ARMONK, N.Y. -- Open enrollment for health insurance plans offered under the Affordable Care Act was the focus of a recent discussion in Armonk.
The speakers gathered at the North Castle Public Library earlier this month to discuss qualifications and initiatives. The act goes by alternative names, including Obamacare and the ACA.
Aaron Smith, co-founder of the group Young Invincibles, argued there is a false notion of young people not wanting health insurance because they think they don’t need it.
Smith said, “There was this myth that young people thought we were invincible and that’s why we didn’t get coverage.”
Smith attributed the historical lack of insurance for younger people to jobs without benefits, the high cost of insurance, aging off of parents’ plans and unemployment. He also noted that young people without insurance end up in emergency rooms, which leave them with expensive medical debt.
Because of the healthcare law, Smith said, three million young people have obtained health insurance.
Discussing this year’s open enrollment, which began in November and runs through February, Smith said millions of people don’t have information about provisions available to them.
“They’re used to this feeling that coverage is just always going to be too expensive and out of their reach,” he said.
Smith also addressed a disparity for insurance access among younger people and said reducing that is a priority during open enrollment. He said, for example, 26 percent of younger Latinos lack health insurance while the number is 16 percent for all younger people.
Data from Young Invincibles shows that during the last open enrollment period, 75 percent of those who enrolled were uninsured.
Smith’s mother is state Assemblywoman Shelley Mayer (D-Yonkers), who was present for the Nov. 10 talk as a spectator.
Amber Wilson, an organizing manager for Young Invincibles and a navigator under Obamacare, discussed an initiative used during the last open enrollment at Westchester Community College.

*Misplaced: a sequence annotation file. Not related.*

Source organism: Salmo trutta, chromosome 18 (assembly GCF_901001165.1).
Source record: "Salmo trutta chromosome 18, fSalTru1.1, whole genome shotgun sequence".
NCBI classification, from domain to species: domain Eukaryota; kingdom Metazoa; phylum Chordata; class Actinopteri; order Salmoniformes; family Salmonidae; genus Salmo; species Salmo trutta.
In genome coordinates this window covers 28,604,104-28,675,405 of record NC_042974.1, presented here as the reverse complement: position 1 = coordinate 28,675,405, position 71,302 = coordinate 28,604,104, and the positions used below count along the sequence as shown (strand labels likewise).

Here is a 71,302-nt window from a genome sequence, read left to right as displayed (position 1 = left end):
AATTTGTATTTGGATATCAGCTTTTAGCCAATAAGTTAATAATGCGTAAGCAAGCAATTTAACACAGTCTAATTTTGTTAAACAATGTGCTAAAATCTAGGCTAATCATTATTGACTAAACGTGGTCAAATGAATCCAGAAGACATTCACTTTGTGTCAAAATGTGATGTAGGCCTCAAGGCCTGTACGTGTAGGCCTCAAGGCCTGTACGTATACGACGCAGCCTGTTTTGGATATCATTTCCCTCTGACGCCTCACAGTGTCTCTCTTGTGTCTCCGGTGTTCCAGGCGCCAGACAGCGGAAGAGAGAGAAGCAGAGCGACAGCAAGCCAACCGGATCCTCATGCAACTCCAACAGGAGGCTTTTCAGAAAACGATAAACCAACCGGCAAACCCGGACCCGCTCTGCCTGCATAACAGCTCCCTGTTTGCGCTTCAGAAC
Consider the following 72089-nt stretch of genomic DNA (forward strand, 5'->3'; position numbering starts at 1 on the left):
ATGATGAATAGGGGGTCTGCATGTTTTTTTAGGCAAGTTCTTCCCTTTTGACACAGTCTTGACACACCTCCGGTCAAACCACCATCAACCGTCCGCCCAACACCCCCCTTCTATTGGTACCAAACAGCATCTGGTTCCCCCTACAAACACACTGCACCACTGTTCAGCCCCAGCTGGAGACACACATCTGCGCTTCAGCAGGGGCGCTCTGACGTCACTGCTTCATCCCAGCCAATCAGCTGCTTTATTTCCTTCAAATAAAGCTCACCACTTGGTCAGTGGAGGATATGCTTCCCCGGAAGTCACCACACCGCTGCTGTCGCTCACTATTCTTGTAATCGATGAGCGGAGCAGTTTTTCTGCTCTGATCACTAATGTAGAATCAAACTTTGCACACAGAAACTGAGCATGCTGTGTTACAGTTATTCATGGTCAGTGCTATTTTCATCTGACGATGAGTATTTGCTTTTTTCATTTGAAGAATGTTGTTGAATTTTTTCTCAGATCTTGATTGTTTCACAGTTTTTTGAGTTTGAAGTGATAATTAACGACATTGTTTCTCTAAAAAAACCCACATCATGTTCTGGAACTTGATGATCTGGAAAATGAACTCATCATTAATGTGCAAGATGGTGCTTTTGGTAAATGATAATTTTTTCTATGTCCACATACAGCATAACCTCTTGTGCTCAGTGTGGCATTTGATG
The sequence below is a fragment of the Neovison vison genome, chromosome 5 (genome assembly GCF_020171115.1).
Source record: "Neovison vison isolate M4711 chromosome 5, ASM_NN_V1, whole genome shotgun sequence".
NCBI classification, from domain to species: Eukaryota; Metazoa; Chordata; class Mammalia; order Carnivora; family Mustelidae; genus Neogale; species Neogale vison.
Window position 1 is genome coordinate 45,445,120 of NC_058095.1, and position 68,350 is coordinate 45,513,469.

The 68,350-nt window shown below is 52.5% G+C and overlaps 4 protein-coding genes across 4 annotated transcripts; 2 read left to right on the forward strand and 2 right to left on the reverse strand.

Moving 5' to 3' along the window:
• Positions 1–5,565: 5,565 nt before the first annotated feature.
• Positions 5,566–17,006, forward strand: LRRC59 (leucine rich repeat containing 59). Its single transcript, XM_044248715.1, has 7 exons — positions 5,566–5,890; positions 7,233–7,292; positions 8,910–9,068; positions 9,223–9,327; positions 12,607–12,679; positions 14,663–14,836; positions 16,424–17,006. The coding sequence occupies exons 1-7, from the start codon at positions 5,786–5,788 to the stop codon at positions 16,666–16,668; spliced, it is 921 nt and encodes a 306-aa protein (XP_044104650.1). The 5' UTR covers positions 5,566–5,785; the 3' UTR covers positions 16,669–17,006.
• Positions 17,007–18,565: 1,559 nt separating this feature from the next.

“One of the difficulties students have is being able to stay in school because of access to healthcare,” she said.
Wilson recalled that the last initiative included fairs on Thursdays and presentations. It also involved participation in what is called a single-stop program, which Wilson explained is a case-management program for students.
Wilson said this time there will be a information table in the student center on Mondays and faculty and staff will be encouraged to discuss the program due to their interactions with students.
Claudia Calhoon, who is involved with the New York Immigration Coalition, discussed the impact of Obamacare on immigrants. She argued that covering immigrants, regardless of their status, is beneficial because of public health, economic opportunity and taxpayer savings through making primary and preventative care accessible alternatives to visiting a hospital emergency room.
According to Calhoon, people considered "lawfully present immigrants" are subject to the law’s individual mandate. Meanwhile, people in some immigration statuses can receive Medicaid in New York State. Calhoon said these situations include receiving asylum, having their deportation suspended and some visa holders. Additionally, she said people under the Deferred Action for Childhood Arrivals program are Medicaid-eligible.
Open enrollment in New York State is offered through a state exchange called NY State of Health.
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